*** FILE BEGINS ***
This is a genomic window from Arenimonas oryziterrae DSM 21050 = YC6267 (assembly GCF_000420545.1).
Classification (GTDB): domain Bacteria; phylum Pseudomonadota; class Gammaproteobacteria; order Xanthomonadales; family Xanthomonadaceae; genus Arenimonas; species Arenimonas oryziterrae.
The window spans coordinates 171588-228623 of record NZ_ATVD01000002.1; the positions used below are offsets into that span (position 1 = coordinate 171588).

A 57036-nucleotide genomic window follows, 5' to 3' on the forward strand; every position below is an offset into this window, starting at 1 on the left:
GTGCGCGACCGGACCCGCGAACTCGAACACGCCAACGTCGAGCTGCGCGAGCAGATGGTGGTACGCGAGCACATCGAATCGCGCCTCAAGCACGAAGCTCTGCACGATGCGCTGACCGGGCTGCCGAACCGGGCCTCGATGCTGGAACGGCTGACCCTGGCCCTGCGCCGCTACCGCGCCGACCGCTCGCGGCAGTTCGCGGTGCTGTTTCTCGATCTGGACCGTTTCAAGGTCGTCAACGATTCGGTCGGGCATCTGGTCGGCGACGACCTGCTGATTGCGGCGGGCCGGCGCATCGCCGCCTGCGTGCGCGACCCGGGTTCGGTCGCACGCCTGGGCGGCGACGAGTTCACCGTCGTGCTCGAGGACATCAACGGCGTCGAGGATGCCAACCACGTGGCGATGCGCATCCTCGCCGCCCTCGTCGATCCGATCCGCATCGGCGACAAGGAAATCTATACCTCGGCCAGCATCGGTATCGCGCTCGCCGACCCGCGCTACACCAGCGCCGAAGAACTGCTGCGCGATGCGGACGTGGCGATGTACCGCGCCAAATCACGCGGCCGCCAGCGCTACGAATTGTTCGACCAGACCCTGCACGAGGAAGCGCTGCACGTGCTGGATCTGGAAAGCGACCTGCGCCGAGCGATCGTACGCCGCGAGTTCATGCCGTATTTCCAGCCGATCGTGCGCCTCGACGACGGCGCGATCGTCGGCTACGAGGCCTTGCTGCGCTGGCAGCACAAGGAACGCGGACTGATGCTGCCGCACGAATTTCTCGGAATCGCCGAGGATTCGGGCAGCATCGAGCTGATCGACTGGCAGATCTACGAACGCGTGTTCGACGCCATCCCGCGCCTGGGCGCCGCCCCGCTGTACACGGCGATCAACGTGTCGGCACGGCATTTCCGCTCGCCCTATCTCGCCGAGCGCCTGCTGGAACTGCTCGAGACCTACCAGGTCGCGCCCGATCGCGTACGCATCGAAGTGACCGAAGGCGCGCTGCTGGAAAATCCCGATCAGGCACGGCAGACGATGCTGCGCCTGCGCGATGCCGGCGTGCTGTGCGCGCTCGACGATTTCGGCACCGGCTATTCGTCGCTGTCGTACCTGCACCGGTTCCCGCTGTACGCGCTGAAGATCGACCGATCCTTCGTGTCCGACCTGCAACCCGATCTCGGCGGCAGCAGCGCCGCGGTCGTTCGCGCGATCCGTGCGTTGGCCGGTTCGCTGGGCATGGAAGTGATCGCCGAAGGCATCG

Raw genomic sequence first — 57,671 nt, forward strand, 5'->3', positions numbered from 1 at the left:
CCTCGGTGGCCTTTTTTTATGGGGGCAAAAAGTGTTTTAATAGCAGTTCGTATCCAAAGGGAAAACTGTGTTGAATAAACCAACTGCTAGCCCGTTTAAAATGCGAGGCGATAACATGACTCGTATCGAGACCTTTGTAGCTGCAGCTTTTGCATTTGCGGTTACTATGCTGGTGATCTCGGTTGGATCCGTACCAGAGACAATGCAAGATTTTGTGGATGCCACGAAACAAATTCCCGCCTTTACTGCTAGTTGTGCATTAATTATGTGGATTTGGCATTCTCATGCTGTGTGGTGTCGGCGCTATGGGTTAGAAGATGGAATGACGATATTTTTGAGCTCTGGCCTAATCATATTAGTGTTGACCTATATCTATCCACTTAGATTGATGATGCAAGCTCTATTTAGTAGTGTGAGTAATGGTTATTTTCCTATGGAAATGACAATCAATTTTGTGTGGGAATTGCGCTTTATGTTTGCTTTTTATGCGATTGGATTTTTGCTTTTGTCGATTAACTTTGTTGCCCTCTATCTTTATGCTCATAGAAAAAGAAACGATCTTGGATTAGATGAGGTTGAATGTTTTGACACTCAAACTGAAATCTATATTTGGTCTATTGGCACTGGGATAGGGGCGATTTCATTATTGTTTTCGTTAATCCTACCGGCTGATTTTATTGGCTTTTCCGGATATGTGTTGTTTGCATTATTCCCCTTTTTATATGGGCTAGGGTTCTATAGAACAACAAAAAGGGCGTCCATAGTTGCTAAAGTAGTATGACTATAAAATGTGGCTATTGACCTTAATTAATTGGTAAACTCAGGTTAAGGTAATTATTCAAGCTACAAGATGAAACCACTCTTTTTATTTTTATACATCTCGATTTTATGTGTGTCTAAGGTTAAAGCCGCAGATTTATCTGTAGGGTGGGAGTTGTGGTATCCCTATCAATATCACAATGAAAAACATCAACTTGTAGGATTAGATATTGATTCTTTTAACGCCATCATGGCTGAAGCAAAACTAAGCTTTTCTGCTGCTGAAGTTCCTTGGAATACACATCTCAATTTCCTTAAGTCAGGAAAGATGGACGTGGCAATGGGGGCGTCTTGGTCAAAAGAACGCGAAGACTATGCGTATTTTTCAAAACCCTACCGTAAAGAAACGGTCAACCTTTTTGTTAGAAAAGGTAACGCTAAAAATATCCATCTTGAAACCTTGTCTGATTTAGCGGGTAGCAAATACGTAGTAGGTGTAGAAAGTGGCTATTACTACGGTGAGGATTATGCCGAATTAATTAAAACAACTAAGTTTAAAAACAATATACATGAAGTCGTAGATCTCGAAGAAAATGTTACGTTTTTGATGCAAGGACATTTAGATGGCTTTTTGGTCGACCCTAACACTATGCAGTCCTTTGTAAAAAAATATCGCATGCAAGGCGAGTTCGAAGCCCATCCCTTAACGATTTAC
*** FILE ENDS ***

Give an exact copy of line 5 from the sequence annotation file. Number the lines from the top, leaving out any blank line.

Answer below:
GTGCGCGACCGGACCCGCGAACTCGAACACGCCAACGTCGAGCTGCGCGAGCAGATGGTGGTACGCGAGCACATCGAATCGCGCCTCAAGCACGAAGCTCTGCACGATGCGCTGACCGGGCTGCCGAACCGGGCCTCGATGCTGGAACGGCTGACCCTGGCCCTGCGCCGCTACCGCGCCGACCGCTCGCGGCAGTTCGCGGTGCTGTTTCTCGATCTGGACCGTTTCAAGGTCGTCAACGATTCGGTCGGGCATCTGGTCGGCGACGACCTGCTGATTGCGGCGGGCCGGCGCATCGCCGCCTGCGTGCGCGACCCGGGTTCGGTCGCACGCCTGGGCGGCGACGAGTTCACCGTCGTGCTCGAGGACATCAACGGCGTCGAGGATGCCAACCACGTGGCGATGCGCATCCTCGCCGCCCTCGTCGATCCGATCCGCATCGGCGACAAGGAAATCTATACCTCGGCCAGCATCGGTATCGCGCTCGCCGACCCGCGCTACACCAGCGCCGAAGAACTGCTGCGCGATGCGGACGTGGCGATGTACCGCGCCAAATCACGCGGCCGCCAGCGCTACGAATTGTTCGACCAGACCCTGCACGAGGAAGCGCTGCACGTGCTGGATCTGGAAAGCGACCTGCGCCGAGCGATCGTACGCCGCGAGTTCATGCCGTATTTCCAGCCGATCGTGCGCCTCGACGACGGCGCGATCGTCGGCTACGAGGCCTTGCTGCGCTGGCAGCACAAGGAACGCGGACTGATGCTGCCGCACGAATTTCTCGGAATCGCCGAGGATTCGGGCAGCATCGAGCTGATCGACTGGCAGATCTACGAACGCGTGTTCGACGCCATCCCGCGCCTGGGCGCCGCCCCGCTGTACACGGCGATCAACGTGTCGGCACGGCATTTCCGCTCGCCCTATCTCGCCGAGCGCCTGCTGGAACTGCTCGAGACCTACCAGGTCGCGCCCGATCGCGTACGCATCGAAGTGACCGAAGGCGCGCTGCTGGAAAATCCCGATCAGGCACGGCAGACGATGCTGCGCCTGCGCGATGCCGGCGTGCTGTGCGCGCTCGACGATTTCGGCACCGGCTATTCGTCGCTGTCGTACCTGCACCGGTTCCCGCTGTACGCGCTGAAGATCGACCGATCCTTCGTGTCCGACCTGCAACCCGATCTCGGCGGCAGCAGCGCCGCGGTCGTTCGCGCGATCCGTGCGTTGGCCGGTTCGCTGGGCATGGAAGTGATCGCCGAAGGCATCG